Loving history as I do, Williamsburg is a great place for us to visit. In the years that we’ve lived in DC, we’ve probably been to Williamsburg and the surrounding areas about six or seven times.
We were trying to figure out what to do for spring break this year. Sterling is a part-time professor, and didn’t have the same spring break as us, so we needed a trip that would only take about three days. Natalie’s vote was Williamsburg, and since she’s the only child at home now, her vote won.
So off to Williamsburg it was! And of course when I say Williamsburg, I mean the whole Williamsburg area—Jamestown and Yorktown included.
Our first day there we bought tickets and did Colonial Williamsburg. We don’t buy tickets for Colonial Williamsburg every time we go (mainly because we have been there so much and like to do other things). You can just wander the streets of Colonial Williamsburg and get a feel for the area that way.
But to visit the historical buildings, you need a ticket. I’ve read many debates over buying a ticket versus not buying a ticket, and I think a lot of that depends on how much time you have. To make the ticket worthwhile, I think you really need a full day there. And if you have a day, buy a ticket and enjoy your day there—it’s a great day of living history. One note on tickets is that if you are a AAA member, they have a decent discount on tickets, and it didn’t hurt that Sterling got a 50% educational discount (with proof of identity) off his ticket.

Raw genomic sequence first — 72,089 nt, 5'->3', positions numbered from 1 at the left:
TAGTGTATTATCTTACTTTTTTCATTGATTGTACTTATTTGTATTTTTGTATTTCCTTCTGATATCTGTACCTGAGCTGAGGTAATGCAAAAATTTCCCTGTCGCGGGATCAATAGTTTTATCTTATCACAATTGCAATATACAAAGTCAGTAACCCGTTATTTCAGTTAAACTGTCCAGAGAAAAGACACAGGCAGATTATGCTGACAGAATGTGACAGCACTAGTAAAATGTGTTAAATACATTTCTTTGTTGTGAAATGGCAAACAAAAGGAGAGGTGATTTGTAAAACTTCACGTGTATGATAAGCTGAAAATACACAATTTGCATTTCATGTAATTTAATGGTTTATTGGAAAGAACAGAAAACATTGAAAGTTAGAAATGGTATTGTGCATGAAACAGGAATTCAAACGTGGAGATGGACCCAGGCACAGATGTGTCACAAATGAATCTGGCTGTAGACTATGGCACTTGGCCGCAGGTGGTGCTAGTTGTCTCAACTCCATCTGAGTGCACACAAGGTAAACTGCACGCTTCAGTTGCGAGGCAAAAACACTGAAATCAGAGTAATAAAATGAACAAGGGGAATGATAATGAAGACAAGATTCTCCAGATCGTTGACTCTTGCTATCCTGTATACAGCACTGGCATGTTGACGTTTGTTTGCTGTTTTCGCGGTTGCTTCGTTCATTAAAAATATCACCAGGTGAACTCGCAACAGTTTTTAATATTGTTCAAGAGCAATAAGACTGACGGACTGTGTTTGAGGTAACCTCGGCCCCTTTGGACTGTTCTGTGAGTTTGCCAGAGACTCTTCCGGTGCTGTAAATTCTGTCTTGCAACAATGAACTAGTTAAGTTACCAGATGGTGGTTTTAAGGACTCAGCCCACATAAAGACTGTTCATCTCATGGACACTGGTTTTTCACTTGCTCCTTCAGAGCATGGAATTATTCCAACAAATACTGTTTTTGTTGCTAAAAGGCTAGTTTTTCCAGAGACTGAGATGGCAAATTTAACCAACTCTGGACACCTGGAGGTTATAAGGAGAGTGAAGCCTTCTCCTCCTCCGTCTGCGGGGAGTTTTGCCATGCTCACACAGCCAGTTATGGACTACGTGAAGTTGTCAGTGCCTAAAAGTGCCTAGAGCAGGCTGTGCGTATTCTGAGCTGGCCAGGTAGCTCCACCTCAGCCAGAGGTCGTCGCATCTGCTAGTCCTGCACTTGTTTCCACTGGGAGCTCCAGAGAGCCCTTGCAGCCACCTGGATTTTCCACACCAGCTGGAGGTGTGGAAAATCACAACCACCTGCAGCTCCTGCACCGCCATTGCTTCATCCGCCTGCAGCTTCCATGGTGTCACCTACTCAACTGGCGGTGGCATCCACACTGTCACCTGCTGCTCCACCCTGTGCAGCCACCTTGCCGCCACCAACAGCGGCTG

One of the main reasons I wanted to visit Colonial Williamsburg again was because I wanted to check out a fairly new game that they have started for kids—RevQuest.
You do, however, need to purchase tickets to Colonial Williamsburg to participate. RevQuest is a spy mission that you are sent on through Williamsburg. You meet up with contacts, decipher codes, convey messages through texting, and get clues texted back in return. It starts out with a program on-line, which you are encouraged to do ahead of time.